The transcripts of CVRs from other crashes around the world . . . mention numerous engine and ambient sounds . . . The transcript of Flight UA 93’s CVR does not mention any such sounds and particularly no crash sound at the end . . . the released transcript differed significantly from authentic CVR transcripts by failing to mention the aircraft’s ID, the name of the person and agency who issued the transcript and the date the transcript was issued. Furthermore, serious discrepancies have been revealed between what family members heard when the transcript was first played to them by the FBI on April 2, 2002, and what the 9/11 Commission reported to have heard.
Popular accounts of Flight 93 mention several phone calls describing the passengers’ struggle with the hijackers, but this is contradicted by the FBI.
According to an FBI report presented as evidence in the trial of Zacarias Moussaoui in 2006, Griffin writes (Canadian, October 8, 2007):
there were only two cell phone calls from United 93, and they were made at 9:58, shortly before the plane crashed, when it was down to 5,000 feet. . . . (These two low-altitude calls from Flight 93 were, according to the FBI report, the only two cell phone calls made from all four flights).
Defense Secretary Donald Rumsfeld, during a Christmas Eve address to U.S. troops in Baghdad, said “the people who attacked the United States in New York, shot down the plane over Pennsylvania.”
The Pentagon says Rumsfeld “simply misspoke.”
There’s also the statement by Lee Hamilton, Vice Chairman of the 9/11 Commission.
While questioning Norman Y. Mineta, Former Secretary of Transportation, Mr. Hamilton asked Mineta about an “order given, I think by the President, that authorized the shooting down of commercial aircraft that were suspected to be controlled by terrorists.”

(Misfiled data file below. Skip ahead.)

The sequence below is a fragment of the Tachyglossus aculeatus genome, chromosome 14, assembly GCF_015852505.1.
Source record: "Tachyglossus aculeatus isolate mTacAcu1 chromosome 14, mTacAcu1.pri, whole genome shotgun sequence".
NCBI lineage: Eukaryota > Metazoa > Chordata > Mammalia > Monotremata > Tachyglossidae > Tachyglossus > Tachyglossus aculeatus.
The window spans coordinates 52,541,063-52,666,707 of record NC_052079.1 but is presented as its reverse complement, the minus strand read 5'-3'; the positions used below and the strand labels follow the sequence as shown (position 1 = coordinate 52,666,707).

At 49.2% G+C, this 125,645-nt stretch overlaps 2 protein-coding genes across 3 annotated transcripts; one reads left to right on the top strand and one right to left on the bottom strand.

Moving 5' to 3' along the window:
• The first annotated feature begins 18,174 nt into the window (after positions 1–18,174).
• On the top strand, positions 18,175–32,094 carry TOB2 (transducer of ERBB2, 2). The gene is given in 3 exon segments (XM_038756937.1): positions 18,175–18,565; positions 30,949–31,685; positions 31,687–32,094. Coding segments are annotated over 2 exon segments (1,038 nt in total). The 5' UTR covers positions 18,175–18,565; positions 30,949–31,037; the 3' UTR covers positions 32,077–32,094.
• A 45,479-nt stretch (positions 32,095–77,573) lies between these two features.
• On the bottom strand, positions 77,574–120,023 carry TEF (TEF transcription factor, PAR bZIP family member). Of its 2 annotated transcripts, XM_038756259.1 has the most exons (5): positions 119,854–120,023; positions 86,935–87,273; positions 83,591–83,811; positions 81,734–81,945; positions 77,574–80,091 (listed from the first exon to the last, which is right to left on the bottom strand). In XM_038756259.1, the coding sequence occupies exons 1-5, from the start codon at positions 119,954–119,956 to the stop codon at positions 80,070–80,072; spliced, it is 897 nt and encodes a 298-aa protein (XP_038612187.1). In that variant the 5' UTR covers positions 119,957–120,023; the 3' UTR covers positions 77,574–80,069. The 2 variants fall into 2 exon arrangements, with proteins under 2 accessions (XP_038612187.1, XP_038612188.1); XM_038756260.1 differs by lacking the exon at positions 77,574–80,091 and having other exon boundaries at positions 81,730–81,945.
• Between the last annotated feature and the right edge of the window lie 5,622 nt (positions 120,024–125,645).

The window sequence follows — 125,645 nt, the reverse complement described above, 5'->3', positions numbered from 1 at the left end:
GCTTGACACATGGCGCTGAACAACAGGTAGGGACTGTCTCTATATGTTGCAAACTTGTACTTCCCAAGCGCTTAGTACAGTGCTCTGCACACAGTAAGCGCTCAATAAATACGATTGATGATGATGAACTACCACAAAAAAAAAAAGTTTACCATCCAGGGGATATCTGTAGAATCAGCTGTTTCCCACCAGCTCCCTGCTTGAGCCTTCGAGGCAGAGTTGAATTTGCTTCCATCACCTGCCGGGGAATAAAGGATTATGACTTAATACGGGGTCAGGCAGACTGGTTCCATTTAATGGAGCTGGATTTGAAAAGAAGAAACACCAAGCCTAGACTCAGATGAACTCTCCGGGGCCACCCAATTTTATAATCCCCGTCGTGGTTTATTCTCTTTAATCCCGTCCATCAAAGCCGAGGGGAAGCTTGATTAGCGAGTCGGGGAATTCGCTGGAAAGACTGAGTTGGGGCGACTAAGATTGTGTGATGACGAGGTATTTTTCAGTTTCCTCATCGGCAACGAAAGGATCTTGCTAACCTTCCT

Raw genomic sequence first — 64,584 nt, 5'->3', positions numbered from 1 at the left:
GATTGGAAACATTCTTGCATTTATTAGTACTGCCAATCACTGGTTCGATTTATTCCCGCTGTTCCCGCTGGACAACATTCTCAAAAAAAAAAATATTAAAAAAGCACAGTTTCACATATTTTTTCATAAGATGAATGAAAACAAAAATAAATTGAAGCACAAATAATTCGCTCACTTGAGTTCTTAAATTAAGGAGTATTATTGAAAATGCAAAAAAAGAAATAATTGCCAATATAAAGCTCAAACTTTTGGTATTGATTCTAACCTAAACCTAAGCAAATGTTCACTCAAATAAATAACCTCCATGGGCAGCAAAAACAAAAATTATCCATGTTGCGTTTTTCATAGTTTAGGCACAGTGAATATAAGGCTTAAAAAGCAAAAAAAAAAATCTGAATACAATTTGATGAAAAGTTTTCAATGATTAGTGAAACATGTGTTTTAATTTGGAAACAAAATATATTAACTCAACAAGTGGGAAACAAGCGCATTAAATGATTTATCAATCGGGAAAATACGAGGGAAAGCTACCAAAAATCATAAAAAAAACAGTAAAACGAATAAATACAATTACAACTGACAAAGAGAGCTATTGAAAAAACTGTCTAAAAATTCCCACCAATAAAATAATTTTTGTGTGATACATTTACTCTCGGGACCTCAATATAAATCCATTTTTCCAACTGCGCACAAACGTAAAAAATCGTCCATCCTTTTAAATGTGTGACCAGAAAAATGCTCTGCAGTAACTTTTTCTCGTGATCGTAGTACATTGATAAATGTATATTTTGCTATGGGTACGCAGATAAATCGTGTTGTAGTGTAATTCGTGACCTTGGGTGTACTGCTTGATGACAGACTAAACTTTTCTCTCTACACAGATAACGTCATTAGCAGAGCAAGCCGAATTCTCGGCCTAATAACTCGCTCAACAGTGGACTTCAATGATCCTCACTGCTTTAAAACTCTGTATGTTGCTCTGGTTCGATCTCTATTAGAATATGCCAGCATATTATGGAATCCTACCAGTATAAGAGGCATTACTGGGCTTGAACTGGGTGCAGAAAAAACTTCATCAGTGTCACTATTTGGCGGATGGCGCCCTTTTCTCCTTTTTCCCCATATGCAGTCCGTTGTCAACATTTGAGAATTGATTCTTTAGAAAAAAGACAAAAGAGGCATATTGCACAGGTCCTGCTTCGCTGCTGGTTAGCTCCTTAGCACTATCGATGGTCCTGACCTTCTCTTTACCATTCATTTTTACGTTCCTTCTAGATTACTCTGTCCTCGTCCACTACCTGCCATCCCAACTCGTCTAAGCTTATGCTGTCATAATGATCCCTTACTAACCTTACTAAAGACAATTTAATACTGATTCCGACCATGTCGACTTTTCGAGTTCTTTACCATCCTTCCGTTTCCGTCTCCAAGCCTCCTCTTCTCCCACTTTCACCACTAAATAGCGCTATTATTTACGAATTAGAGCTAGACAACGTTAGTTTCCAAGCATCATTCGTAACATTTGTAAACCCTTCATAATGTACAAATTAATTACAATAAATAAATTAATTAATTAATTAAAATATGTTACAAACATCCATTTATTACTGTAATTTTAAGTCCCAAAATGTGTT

The video of Mineta’s testimony before the 9/11 Commission has been removed from the archives of the National Commission on Terrorist Attacks Upon the United States, but links to a copy may be found at The Wisdom Fund’s website (twf.org).
Vice President Cheney admitted to giving the order to shoot hijacked aircraft.
Philip Shenon, an investigative reporter at the New York Times where he has worked since 1981, in The Commission: The Uncensored History of the 9/11 Investigation (Twelve, 2008, p264), narrates this exchange between Cheney and Tim Russert (Meet the Press, April 4, 2004):
Russert asked Cheney what was the most difficult decision made during the course of the day [September 11, 2001].
“Well, I suppose the toughest decision was this question of whether or not we would intercept incoming commercial aircraft,” Cheney said, referring to the decision to order military jets to shoot down passenger planes that approached Washington.
Russert asked: “And you decided . . .”
Cheney corrected Russert. “We decided to do it.” He was referring to himself and Bush.
“So if the United States government became aware that a hijacked commercial airliner was was destined for the White House or the Capitol, we would take the plane down?” Russert continued.
“Yes,” Cheney said somberly.
There is yet another twist to the saga of Flight 93.
ABC affiliate WCPO in Cleveland reported:
A Boeing 767 out of Boston made an emergency landing Tuesday at Cleveland Hopkins International Airport due to concerns that it may have a bomb aboard, said Mayor Michael R. White. . . . United identified the plane as Flight 93.
However, in February 2006, Liz Foreman, whose name was attached to the original story, stated that
an Associated Press bulletin, was posted on WCPO.com during the morning of September 11, 2001. The story stated that Flight 93 landed in Cleveland. This was not true. Once the AP issued a retraction a few minutes later, we removed the link.
On April 28, 2009, Pilots for 9/11 Truth reported that Air Traffic Control radar shows Flight 93 airborne after its reported crash.